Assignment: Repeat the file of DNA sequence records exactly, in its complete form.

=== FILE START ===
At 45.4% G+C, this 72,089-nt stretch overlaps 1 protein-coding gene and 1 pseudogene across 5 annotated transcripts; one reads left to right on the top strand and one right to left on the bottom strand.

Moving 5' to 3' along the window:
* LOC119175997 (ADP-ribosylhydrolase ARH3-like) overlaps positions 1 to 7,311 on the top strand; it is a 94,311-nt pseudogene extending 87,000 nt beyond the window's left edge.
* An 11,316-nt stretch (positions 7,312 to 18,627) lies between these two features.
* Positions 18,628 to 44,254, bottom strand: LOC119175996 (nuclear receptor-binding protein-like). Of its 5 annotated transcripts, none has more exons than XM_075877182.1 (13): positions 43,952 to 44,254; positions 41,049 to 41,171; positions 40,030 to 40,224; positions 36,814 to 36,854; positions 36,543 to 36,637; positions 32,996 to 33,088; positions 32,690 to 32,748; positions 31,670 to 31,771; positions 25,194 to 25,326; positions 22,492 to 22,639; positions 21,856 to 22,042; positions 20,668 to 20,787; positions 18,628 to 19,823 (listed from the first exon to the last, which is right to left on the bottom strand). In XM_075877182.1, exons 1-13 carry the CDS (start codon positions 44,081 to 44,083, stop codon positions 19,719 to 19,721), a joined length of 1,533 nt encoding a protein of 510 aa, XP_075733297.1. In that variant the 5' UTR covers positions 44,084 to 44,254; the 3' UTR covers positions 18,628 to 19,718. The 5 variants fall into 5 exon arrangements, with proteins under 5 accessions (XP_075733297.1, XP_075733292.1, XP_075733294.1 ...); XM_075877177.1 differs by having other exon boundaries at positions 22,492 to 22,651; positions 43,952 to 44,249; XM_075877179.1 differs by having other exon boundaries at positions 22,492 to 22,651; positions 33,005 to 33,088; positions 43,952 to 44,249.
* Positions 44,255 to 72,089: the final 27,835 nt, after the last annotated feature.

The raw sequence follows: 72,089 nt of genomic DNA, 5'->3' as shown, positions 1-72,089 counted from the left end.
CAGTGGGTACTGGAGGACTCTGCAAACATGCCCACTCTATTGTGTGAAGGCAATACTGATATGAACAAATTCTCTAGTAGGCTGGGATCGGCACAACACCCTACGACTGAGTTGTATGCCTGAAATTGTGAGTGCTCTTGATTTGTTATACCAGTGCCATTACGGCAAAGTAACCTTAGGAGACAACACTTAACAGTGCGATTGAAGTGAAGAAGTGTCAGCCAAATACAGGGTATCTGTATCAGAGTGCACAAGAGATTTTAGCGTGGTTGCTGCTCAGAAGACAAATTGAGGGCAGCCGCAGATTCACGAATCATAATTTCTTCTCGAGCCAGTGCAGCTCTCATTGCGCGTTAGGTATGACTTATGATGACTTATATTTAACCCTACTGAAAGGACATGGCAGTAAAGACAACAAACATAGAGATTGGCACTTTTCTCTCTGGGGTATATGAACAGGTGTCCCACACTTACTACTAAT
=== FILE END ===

At 45.4% G+C, this 72,089-nt stretch overlaps 1 protein-coding gene and 1 pseudogene across 5 annotated transcripts; one reads left to right on the top strand and one right to left on the bottom strand.

Moving 5' to 3' along the window:
* LOC119175997 (ADP-ribosylhydrolase ARH3-like) overlaps positions 1 to 7,311 on the top strand; it is a 94,311-nt pseudogene extending 87,000 nt beyond the window's left edge.
* An 11,316-nt stretch (positions 7,312 to 18,627) lies between these two features.
* Positions 18,628 to 44,254, bottom strand: LOC119175996 (nuclear receptor-binding protein-like). Of its 5 annotated transcripts, none has more exons than XM_075877182.1 (13): positions 43,952 to 44,254; positions 41,049 to 41,171; positions 40,030 to 40,224; positions 36,814 to 36,854; positions 36,543 to 36,637; positions 32,996 to 33,088; positions 32,690 to 32,748; positions 31,670 to 31,771; positions 25,194 to 25,326; positions 22,492 to 22,639; positions 21,856 to 22,042; positions 20,668 to 20,787; positions 18,628 to 19,823 (listed from the first exon to the last, which is right to left on the bottom strand). In XM_075877182.1, exons 1-13 carry the CDS (start codon positions 44,081 to 44,083, stop codon positions 19,719 to 19,721), a joined length of 1,533 nt encoding a protein of 510 aa, XP_075733297.1. In that variant the 5' UTR covers positions 44,084 to 44,254; the 3' UTR covers positions 18,628 to 19,718. The 5 variants fall into 5 exon arrangements, with proteins under 5 accessions (XP_075733297.1, XP_075733292.1, XP_075733294.1 ...); XM_075877177.1 differs by having other exon boundaries at positions 22,492 to 22,651; positions 43,952 to 44,249; XM_075877179.1 differs by having other exon boundaries at positions 22,492 to 22,651; positions 33,005 to 33,088; positions 43,952 to 44,249.
* Positions 44,255 to 72,089: the final 27,835 nt, after the last annotated feature.

The raw sequence follows: 72,089 nt of genomic DNA, 5'->3' as shown, positions 1-72,089 counted from the left end.
CAGTGGGTACTGGAGGACTCTGCAAACATGCCCACTCTATTGTGTGAAGGCAATACTGATATGAACAAATTCTCTAGTAGGCTGGGATCGGCACAACACCCTACGACTGAGTTGTATGCCTGAAATTGTGAGTGCTCTTGATTTGTTATACCAGTGCCATTACGGCAAAGTAACCTTAGGAGACAACACTTAACAGTGCGATTGAAGTGAAGAAGTGTCAGCCAAATACAGGGTATCTGTATCAGAGTGCACAAGAGATTTTAGCGTGGTTGCTGCTCAGAAGACAAATTGAGGGCAGCCGCAGATTCACGAATCATAATTTCTTCTCGAGCCAGTGCAGCTCTCATTGCGCGTTAGGTATGACTTATGATGACTTATATTTAACCCTACTGAAAGGACATGGCAGTAAAGACAACAAACATAGAGATTGGCACTTTTCTCTCTGGGGTATATGAACAGGTGTCCCACACTTACTACTAAT